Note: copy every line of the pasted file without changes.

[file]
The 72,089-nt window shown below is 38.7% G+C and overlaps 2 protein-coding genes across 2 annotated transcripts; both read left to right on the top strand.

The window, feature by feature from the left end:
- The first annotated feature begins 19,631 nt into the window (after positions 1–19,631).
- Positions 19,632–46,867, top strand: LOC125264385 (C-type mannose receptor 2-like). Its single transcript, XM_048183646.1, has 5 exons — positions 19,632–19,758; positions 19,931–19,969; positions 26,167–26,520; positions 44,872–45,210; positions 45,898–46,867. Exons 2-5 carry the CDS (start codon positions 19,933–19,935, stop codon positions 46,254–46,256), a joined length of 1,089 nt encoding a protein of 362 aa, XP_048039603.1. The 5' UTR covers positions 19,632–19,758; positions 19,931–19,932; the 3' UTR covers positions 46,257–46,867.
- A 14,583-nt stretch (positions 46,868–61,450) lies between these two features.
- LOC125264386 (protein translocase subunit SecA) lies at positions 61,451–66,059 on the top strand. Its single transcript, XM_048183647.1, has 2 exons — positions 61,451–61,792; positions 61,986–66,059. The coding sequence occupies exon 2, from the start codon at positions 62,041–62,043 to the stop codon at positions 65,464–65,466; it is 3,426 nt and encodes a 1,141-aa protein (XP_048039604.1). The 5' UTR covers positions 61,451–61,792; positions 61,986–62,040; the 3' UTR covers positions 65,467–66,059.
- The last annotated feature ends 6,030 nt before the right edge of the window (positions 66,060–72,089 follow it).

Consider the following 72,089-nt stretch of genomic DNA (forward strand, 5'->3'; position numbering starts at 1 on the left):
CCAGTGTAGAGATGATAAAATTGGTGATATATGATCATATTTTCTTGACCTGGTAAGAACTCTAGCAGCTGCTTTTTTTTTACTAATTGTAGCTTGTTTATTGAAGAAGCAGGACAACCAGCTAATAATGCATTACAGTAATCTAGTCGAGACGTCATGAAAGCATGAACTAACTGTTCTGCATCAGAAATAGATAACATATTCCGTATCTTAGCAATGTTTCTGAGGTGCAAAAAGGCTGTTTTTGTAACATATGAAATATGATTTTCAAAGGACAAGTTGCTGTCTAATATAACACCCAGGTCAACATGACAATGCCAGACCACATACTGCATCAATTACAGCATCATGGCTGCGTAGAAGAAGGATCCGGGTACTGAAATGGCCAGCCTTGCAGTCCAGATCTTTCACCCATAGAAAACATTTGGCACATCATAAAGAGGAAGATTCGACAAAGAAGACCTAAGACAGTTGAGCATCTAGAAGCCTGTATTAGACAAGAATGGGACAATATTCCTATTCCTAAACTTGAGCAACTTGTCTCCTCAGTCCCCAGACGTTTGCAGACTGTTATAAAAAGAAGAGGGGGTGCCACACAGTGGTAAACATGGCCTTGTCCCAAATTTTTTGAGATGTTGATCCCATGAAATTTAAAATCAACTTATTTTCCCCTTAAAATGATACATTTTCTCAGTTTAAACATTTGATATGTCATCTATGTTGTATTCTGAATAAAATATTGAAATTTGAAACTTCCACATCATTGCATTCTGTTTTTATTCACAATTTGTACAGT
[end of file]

The 72,089-nt window shown below is 38.7% G+C and overlaps 2 protein-coding genes across 2 annotated transcripts; both read left to right on the top strand.

The window, feature by feature from the left end:
- The first annotated feature begins 19,631 nt into the window (after positions 1–19,631).
- Positions 19,632–46,867, top strand: LOC125264385 (C-type mannose receptor 2-like). Its single transcript, XM_048183646.1, has 5 exons — positions 19,632–19,758; positions 19,931–19,969; positions 26,167–26,520; positions 44,872–45,210; positions 45,898–46,867. Exons 2-5 carry the CDS (start codon positions 19,933–19,935, stop codon positions 46,254–46,256), a joined length of 1,089 nt encoding a protein of 362 aa, XP_048039603.1. The 5' UTR covers positions 19,632–19,758; positions 19,931–19,932; the 3' UTR covers positions 46,257–46,867.
- A 14,583-nt stretch (positions 46,868–61,450) lies between these two features.
- LOC125264386 (protein translocase subunit SecA) lies at positions 61,451–66,059 on the top strand. Its single transcript, XM_048183647.1, has 2 exons — positions 61,451–61,792; positions 61,986–66,059. The coding sequence occupies exon 2, from the start codon at positions 62,041–62,043 to the stop codon at positions 65,464–65,466; it is 3,426 nt and encodes a 1,141-aa protein (XP_048039604.1). The 5' UTR covers positions 61,451–61,792; positions 61,986–62,040; the 3' UTR covers positions 65,467–66,059.
- The last annotated feature ends 6,030 nt before the right edge of the window (positions 66,060–72,089 follow it).

Consider the following 72,089-nt stretch of genomic DNA (forward strand, 5'->3'; position numbering starts at 1 on the left):
CCAGTGTAGAGATGATAAAATTGGTGATATATGATCATATTTTCTTGACCTGGTAAGAACTCTAGCAGCTGCTTTTTTTTTACTAATTGTAGCTTGTTTATTGAAGAAGCAGGACAACCAGCTAATAATGCATTACAGTAATCTAGTCGAGACGTCATGAAAGCATGAACTAACTGTTCTGCATCAGAAATAGATAACATATTCCGTATCTTAGCAATGTTTCTGAGGTGCAAAAAGGCTGTTTTTGTAACATATGAAATATGATTTTCAAAGGACAAGTTGCTGTCTAATATAACACCCAGGTCAACATGACAATGCCAGACCACATACTGCATCAATTACAGCATCATGGCTGCGTAGAAGAAGGATCCGGGTACTGAAATGGCCAGCCTTGCAGTCCAGATCTTTCACCCATAGAAAACATTTGGCACATCATAAAGAGGAAGATTCGACAAAGAAGACCTAAGACAGTTGAGCATCTAGAAGCCTGTATTAGACAAGAATGGGACAATATTCCTATTCCTAAACTTGAGCAACTTGTCTCCTCAGTCCCCAGACGTTTGCAGACTGTTATAAAAAGAAGAGGGGGTGCCACACAGTGGTAAACATGGCCTTGTCCCAAATTTTTTGAGATGTTGATCCCATGAAATTTAAAATCAACTTATTTTCCCCTTAAAATGATACATTTTCTCAGTTTAAACATTTGATATGTCATCTATGTTGTATTCTGAATAAAATATTGAAATTTGAAACTTCCACATCATTGCATTCTGTTTTTATTCACAATTTGTACAGT